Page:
There are some legitimate reasons to question the background of Christopher Wray, the former assistant attorney general in charge of the Justice Department’s criminal division, whom President Trump announced Wednesday as his nominee for FBI director.
But here’s the good news: There will be a hearing. It will be highly anticipated. It will be long. It will be tough. And Wray’s record, positions and suitability to serve will be scrutinized. Democrats, and (hopefully) moderate Republicans will drill down on whether he can serve as an unbiased FBI director with an unwavering commitment to the rule of law.
And remember — the FBI director has a 10-year term. Senators aren’t weighing whether they can stomach a nominee for the duration of the Trump presidency, but whether they can accept an FBI director nominee who would serve until 2027.
One of the key questions that must be asked is whether Donald Trump would have reason to believe that Wray would pass a loyalty test — purportedly the standard to which he wanted to hold his predecessor.
And given the circumstances surrounding Trump’s firing of former FBI director James Comey — circumstances made all the more significant in light of Comey’s advance statement to the Senate Intelligence Committee — there are valid reasons to be skeptical about Trump’s motivation in picking Wray to fill the position.
Wray was Chris Christie’s lawyer during “Bridgegate.” Elected officials who are accused of misusing power and government resources hire lawyers. Of course they do. But lawyers also choose their clients.
Wray made significant financial contributions to the presidential campaigns of John McCain and Mitt Romney. Is that unprecedented? No, it is not. But in this hyper-partisan environment, he is still going to have to explain this overt expression of party loyalty. (Comey has said he was a registered Republican for much of his adult life but is no longer.)
And, while it doesn’t appear that Wray himself did work for the Trump organization, his firm, King & Spalding, advises the Trump family real estate empire, according to a report in the New York Times.
The nomination fight for Wray should not automatically be the next prolonged Washington showdown, however. The role is too important to leave vacant. In normal times, the FBI director is not overseeing an investigation into the ties of the President’s buddies to a foreign adversary. He is overseeing investigations ranging from hate crimes to acts of terrorism and he works with the rest of the national security team to keep us safe.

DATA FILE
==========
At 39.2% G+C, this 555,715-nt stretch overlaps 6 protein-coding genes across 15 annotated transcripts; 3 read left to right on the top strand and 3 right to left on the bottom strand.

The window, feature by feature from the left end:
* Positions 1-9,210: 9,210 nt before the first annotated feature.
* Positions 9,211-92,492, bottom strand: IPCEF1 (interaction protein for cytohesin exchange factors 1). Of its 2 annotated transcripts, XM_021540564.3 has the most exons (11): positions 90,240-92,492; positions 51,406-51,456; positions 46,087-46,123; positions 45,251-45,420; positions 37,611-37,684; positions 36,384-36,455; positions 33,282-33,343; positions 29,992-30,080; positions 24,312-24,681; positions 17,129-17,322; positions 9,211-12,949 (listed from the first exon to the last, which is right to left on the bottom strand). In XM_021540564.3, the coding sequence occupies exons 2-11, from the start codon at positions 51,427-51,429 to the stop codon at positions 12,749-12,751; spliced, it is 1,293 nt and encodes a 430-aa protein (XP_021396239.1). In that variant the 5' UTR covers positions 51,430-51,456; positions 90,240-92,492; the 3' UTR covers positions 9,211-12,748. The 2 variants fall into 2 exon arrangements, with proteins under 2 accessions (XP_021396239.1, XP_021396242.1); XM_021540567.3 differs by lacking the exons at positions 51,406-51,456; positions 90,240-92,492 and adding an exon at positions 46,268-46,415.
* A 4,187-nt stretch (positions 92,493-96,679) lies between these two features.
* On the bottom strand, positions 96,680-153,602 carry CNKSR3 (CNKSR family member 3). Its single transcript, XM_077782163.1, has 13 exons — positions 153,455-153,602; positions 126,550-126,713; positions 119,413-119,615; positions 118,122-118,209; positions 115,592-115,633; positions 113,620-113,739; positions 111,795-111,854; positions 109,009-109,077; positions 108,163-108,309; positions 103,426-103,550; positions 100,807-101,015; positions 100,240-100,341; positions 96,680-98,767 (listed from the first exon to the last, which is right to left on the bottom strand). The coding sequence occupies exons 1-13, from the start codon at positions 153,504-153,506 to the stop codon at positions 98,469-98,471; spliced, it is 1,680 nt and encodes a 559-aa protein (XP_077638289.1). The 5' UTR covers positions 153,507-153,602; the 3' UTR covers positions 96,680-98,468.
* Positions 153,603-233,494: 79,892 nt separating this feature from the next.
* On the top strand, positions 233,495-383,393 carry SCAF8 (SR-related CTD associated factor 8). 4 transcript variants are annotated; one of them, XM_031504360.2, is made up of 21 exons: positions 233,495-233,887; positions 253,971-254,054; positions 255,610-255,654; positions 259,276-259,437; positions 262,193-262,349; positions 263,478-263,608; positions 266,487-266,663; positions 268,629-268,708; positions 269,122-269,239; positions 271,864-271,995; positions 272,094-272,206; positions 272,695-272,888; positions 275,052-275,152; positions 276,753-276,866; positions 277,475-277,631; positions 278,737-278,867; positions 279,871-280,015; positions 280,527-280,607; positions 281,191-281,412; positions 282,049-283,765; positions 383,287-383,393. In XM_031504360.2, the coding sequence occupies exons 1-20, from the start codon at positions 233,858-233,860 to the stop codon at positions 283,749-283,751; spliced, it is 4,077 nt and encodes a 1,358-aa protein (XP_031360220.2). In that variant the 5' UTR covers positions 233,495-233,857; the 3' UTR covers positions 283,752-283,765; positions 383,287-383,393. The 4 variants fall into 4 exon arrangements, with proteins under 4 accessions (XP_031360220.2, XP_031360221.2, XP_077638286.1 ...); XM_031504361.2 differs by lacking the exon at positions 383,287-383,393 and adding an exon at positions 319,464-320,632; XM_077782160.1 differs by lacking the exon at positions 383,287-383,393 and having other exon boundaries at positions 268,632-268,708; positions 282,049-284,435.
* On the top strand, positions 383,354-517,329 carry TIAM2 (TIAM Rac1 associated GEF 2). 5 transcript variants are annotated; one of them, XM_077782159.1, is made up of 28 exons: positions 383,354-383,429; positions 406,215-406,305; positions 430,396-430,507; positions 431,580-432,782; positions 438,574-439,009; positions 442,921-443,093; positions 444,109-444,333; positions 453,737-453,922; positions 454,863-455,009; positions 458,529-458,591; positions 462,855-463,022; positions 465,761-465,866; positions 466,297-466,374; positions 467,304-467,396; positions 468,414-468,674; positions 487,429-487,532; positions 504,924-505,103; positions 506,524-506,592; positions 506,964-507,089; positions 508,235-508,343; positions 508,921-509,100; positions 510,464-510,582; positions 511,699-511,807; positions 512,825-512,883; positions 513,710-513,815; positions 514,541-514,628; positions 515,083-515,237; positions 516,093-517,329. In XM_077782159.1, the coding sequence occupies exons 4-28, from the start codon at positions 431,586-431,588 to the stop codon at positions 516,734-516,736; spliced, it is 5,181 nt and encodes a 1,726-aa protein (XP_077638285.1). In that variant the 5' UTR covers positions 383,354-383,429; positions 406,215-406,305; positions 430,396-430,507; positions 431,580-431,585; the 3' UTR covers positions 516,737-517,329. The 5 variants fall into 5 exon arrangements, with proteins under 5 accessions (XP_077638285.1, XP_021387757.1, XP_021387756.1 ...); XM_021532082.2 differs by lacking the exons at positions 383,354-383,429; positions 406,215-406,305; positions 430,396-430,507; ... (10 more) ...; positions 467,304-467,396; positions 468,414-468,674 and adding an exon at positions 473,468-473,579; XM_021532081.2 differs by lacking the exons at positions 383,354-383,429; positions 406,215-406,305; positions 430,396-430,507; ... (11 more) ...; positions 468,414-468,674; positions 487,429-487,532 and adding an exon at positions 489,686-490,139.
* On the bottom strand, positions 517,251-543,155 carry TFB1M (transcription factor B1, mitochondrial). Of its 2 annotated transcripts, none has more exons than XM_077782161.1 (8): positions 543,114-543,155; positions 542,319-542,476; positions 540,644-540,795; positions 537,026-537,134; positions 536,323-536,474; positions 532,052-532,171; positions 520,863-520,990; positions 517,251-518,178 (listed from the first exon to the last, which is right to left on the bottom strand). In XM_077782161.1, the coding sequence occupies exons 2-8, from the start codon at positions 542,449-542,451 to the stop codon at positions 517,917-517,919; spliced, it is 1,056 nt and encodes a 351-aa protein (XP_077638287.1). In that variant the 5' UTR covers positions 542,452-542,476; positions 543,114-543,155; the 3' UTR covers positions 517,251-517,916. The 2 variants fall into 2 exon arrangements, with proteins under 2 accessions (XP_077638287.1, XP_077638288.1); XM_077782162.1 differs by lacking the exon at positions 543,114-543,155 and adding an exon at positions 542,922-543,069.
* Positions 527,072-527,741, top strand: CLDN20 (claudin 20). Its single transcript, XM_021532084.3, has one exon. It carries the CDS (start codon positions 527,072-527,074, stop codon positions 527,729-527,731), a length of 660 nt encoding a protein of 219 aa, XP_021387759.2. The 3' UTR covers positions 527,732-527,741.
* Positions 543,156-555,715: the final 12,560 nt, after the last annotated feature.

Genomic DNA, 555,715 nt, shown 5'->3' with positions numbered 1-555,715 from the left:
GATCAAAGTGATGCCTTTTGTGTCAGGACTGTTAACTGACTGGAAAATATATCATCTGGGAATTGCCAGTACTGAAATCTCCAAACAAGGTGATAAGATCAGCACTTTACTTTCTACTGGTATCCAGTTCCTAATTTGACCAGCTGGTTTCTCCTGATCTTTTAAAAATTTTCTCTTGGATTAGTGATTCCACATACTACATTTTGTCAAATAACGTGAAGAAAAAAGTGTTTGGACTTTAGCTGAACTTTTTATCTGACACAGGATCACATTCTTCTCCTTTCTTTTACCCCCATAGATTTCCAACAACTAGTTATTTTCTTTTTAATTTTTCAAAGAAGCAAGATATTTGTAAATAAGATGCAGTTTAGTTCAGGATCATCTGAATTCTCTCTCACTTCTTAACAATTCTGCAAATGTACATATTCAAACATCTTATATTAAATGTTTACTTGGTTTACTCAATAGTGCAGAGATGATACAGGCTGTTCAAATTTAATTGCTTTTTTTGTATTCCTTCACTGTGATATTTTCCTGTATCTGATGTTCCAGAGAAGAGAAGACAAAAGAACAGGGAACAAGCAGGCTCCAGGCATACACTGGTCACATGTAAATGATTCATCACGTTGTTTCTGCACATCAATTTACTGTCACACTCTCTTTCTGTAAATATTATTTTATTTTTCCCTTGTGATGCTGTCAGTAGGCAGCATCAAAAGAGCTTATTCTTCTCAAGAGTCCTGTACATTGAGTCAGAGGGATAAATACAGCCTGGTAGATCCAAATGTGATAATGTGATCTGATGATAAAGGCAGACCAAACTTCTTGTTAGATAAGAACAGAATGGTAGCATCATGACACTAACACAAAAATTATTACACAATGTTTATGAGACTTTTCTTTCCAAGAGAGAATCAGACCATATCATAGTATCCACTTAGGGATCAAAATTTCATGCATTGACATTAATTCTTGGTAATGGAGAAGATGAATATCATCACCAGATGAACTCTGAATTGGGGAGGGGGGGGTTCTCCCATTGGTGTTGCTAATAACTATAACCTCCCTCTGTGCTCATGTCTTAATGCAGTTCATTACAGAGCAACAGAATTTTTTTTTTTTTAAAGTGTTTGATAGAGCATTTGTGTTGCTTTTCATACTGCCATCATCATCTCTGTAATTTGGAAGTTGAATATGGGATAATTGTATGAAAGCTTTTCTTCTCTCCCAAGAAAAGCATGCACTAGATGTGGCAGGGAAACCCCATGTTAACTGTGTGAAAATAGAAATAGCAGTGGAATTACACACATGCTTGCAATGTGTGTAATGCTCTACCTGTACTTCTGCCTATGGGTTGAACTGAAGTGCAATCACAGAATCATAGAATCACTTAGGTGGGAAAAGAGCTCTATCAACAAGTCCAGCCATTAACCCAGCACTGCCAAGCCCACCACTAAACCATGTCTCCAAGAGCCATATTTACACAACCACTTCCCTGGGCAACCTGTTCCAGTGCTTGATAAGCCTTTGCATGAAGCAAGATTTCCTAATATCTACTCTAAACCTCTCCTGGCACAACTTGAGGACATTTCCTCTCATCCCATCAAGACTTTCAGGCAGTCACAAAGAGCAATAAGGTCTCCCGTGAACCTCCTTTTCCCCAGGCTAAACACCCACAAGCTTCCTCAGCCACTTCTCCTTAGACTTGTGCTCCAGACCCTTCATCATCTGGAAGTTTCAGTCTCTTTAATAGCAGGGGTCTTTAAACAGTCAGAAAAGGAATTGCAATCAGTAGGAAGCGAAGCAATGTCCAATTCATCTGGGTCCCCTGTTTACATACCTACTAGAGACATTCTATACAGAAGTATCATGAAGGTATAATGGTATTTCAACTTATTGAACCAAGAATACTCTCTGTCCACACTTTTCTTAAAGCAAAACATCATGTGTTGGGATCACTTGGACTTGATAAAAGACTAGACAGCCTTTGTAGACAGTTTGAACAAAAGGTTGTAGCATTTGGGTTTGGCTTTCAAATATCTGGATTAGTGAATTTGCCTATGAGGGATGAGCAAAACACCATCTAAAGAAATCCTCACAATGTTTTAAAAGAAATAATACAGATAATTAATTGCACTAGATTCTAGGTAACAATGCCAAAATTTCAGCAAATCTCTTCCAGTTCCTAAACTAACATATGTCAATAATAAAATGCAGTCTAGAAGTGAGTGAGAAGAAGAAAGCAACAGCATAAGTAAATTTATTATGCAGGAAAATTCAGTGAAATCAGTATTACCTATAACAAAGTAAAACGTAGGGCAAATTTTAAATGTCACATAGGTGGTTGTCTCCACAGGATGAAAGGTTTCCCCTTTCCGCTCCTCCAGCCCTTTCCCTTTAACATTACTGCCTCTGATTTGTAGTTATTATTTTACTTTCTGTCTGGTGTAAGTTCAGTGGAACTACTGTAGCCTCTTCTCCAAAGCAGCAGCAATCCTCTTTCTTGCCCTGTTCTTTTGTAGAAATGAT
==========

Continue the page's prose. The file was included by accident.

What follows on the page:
And the truth is — Wray is far better than many of the rumored alternatives and he deserves recognition that his credentials make him unquestionably qualified for the position.
At this time in our country, thank goodness there is a desire to fight. Not just in Washington, but around the country. And when it comes to fighting back against healthcare “reform” that will result in millions of people with pre-existing conditions losing their coverage, or efforts to roll back environmental regulations that protect our air and drinking water and provide opportunities to empower and encourage the growth in clean energy, by all means let’s protest and march.
But before we Democrats raise our pitchforks over the Wray nomination, let’s wait to see what the next few days of reporting uncover. Let’s see what background quotes come from the FBI and the law enforcement community. Let’s figure out if he is someone who could take his years in public service fighting against white-collar crime and translate it to lead the FBI at a tumultuous time for the bureau.
Let’s be what many Republicans in Congress were not during the Obama administration — rational actors considering the qualifications of someone on the merits and not on the basis of party or loose affiliation with the President.